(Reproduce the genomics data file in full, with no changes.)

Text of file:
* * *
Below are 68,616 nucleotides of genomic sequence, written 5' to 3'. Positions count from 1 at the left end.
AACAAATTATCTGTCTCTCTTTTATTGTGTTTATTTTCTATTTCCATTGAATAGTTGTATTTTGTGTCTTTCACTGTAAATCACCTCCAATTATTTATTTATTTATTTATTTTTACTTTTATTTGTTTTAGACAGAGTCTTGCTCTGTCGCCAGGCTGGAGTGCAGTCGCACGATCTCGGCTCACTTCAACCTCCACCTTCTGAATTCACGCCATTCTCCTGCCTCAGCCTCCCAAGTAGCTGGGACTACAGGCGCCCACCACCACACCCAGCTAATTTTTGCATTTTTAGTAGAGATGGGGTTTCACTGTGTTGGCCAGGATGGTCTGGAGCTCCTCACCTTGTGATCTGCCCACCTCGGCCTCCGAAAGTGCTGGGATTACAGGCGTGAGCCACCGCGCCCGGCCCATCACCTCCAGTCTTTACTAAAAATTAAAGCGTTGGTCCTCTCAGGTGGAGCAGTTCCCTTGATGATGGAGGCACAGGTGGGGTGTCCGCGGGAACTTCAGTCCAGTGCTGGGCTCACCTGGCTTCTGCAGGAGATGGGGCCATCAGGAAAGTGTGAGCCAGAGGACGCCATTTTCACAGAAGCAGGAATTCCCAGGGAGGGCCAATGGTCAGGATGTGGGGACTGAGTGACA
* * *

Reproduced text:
Below are 68,616 nucleotides of genomic sequence, written 5' to 3'. Positions count from 1 at the left end.
AACAAATTATCTGTCTCTCTTTTATTGTGTTTATTTTCTATTTCCATTGAATAGTTGTATTTTGTGTCTTTCACTGTAAATCACCTCCAATTATTTATTTATTTATTTATTTTTACTTTTATTTGTTTTAGACAGAGTCTTGCTCTGTCGCCAGGCTGGAGTGCAGTCGCACGATCTCGGCTCACTTCAACCTCCACCTTCTGAATTCACGCCATTCTCCTGCCTCAGCCTCCCAAGTAGCTGGGACTACAGGCGCCCACCACCACACCCAGCTAATTTTTGCATTTTTAGTAGAGATGGGGTTTCACTGTGTTGGCCAGGATGGTCTGGAGCTCCTCACCTTGTGATCTGCCCACCTCGGCCTCCGAAAGTGCTGGGATTACAGGCGTGAGCCACCGCGCCCGGCCCATCACCTCCAGTCTTTACTAAAAATTAAAGCGTTGGTCCTCTCAGGTGGAGCAGTTCCCTTGATGATGGAGGCACAGGTGGGGTGTCCGCGGGAACTTCAGTCCAGTGCTGGGCTCACCTGGCTTCTGCAGGAGATGGGGCCATCAGGAAAGTGTGAGCCAGAGGACGCCATTTTCACAGAAGCAGGAATTCCCAGGGAGGGCCAATGGTCAGGATGTGGGGACTGAGTGACA